Differentiation: The selective potentiation of chromatin domains

Jeffrey A. Kramer, John R. McCarrey, Daniel Djakiew, Stephen A. Krawetz

Research output: Contribution to journalArticlepeer-review

57 Scopus citations


Potentiation is requisite for the expression of our genome. It is the mechanism of opening chromatin domains to render genes accessible to tissue-specific and ubiquitous transacting-factors that enables transcription. The results presented in this study demonstrate that modulation of stage- and cell-type-specific gene expression during mammalian spermatogenesis involves selective potentiation of testis-expressed genes that reverses their repressive state when present in the spermatogonial stem cell. This directly contrasts hematopoiesis, which acts to selectively restrict lineage potential during differentiation from its permissive stem cell. These results are key to understanding how differentiative pathways are controlled and cellular phenotypes determined. A window to their modulation is presented.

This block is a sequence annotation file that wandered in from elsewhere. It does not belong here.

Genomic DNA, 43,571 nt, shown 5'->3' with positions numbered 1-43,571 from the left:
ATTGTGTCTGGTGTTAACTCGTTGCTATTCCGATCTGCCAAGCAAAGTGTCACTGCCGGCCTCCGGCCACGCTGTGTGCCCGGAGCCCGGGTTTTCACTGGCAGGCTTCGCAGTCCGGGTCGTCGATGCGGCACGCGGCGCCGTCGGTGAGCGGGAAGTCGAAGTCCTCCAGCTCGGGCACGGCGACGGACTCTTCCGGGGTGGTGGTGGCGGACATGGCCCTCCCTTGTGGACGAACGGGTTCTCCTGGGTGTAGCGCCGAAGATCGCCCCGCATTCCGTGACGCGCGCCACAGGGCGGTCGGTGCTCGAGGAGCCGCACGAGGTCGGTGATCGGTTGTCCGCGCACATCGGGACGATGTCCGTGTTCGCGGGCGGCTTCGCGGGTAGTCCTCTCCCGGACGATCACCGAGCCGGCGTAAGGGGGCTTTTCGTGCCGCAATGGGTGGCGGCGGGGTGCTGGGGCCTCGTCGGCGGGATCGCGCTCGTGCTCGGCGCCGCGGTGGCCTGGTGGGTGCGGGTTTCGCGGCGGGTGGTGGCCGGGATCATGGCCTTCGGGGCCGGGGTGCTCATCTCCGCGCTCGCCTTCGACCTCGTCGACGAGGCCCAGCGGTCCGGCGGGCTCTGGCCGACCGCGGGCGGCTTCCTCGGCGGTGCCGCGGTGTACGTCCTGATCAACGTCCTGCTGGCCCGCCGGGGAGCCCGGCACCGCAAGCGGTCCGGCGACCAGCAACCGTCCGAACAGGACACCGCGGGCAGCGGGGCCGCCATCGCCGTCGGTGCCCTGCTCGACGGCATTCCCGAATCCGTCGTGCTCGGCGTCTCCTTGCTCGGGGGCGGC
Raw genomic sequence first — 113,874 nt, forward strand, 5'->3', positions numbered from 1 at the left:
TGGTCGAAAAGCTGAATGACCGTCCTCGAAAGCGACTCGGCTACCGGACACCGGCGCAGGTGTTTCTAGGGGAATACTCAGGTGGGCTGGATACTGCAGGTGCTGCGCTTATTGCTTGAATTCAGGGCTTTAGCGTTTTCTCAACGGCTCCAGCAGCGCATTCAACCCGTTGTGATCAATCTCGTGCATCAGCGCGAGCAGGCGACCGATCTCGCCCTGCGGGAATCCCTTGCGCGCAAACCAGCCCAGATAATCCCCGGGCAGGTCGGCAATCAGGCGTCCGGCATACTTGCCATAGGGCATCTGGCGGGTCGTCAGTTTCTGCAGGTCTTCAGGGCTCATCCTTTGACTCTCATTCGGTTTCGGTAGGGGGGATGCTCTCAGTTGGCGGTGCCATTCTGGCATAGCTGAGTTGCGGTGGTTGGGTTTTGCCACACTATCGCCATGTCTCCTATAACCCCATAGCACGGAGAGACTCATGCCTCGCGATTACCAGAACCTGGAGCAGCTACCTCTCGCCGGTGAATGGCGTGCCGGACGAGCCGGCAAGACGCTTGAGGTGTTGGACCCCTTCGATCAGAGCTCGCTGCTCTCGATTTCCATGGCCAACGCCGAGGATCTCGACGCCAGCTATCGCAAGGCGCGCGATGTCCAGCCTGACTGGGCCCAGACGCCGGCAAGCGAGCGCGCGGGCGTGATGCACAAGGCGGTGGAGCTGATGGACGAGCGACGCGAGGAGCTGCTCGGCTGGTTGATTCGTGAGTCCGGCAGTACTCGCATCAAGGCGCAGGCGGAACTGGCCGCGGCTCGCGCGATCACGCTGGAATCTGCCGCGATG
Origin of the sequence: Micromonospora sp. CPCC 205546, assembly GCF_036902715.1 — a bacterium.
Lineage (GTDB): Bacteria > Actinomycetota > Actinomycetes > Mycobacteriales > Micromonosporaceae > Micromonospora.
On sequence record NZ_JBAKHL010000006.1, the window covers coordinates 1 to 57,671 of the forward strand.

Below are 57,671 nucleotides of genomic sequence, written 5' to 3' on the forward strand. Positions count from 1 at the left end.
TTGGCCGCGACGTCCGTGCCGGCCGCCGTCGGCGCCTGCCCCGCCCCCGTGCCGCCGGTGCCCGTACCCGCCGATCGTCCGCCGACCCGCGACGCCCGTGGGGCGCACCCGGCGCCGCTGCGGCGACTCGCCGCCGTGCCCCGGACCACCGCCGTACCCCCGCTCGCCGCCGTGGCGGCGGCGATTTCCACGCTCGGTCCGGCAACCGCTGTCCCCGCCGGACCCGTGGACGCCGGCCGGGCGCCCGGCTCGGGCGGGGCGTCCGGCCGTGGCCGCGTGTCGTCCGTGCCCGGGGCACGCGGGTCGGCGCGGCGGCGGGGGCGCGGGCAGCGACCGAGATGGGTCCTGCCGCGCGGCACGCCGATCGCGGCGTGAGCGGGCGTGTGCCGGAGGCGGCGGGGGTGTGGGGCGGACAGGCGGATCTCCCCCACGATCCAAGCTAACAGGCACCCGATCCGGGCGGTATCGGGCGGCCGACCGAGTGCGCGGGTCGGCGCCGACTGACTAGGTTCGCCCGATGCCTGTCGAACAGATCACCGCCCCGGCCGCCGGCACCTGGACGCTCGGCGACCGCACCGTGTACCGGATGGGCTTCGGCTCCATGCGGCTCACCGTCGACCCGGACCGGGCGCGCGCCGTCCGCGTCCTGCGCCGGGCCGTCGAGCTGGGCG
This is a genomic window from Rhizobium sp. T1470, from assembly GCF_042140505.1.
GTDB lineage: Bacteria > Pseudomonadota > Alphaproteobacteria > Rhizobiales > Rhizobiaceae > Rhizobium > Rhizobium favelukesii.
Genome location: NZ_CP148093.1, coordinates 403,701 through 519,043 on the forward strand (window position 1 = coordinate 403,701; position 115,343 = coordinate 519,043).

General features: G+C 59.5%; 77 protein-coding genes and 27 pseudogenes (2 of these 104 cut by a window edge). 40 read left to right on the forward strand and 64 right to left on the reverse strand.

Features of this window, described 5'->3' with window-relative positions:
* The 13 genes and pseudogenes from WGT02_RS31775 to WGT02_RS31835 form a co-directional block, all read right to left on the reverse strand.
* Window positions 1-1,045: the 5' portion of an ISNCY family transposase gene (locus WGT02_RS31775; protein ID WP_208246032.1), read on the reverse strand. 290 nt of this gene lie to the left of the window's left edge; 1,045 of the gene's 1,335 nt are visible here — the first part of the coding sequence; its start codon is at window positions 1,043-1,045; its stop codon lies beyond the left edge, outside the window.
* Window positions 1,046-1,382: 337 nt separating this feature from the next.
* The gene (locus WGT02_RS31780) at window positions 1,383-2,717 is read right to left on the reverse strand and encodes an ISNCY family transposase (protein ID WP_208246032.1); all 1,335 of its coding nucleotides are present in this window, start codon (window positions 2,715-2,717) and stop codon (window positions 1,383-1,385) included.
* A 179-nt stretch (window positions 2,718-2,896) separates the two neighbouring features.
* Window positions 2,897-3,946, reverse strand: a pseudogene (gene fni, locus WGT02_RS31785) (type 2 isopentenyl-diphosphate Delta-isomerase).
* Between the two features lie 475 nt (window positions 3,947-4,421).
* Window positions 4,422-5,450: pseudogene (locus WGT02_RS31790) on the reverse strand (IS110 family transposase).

Original languageEnglish (US)
Pages (from-to)4749-4755
Number of pages7
Issue number23
StatePublished - 1998
Externally publishedYes


  • Chromatin structure
  • Commitment
  • Determination
  • Phosphoglycerate kinase
  • Potentiation
  • Protamine
  • Spermatogenesis

ASJC Scopus subject areas

  • Molecular Biology
  • Developmental Biology


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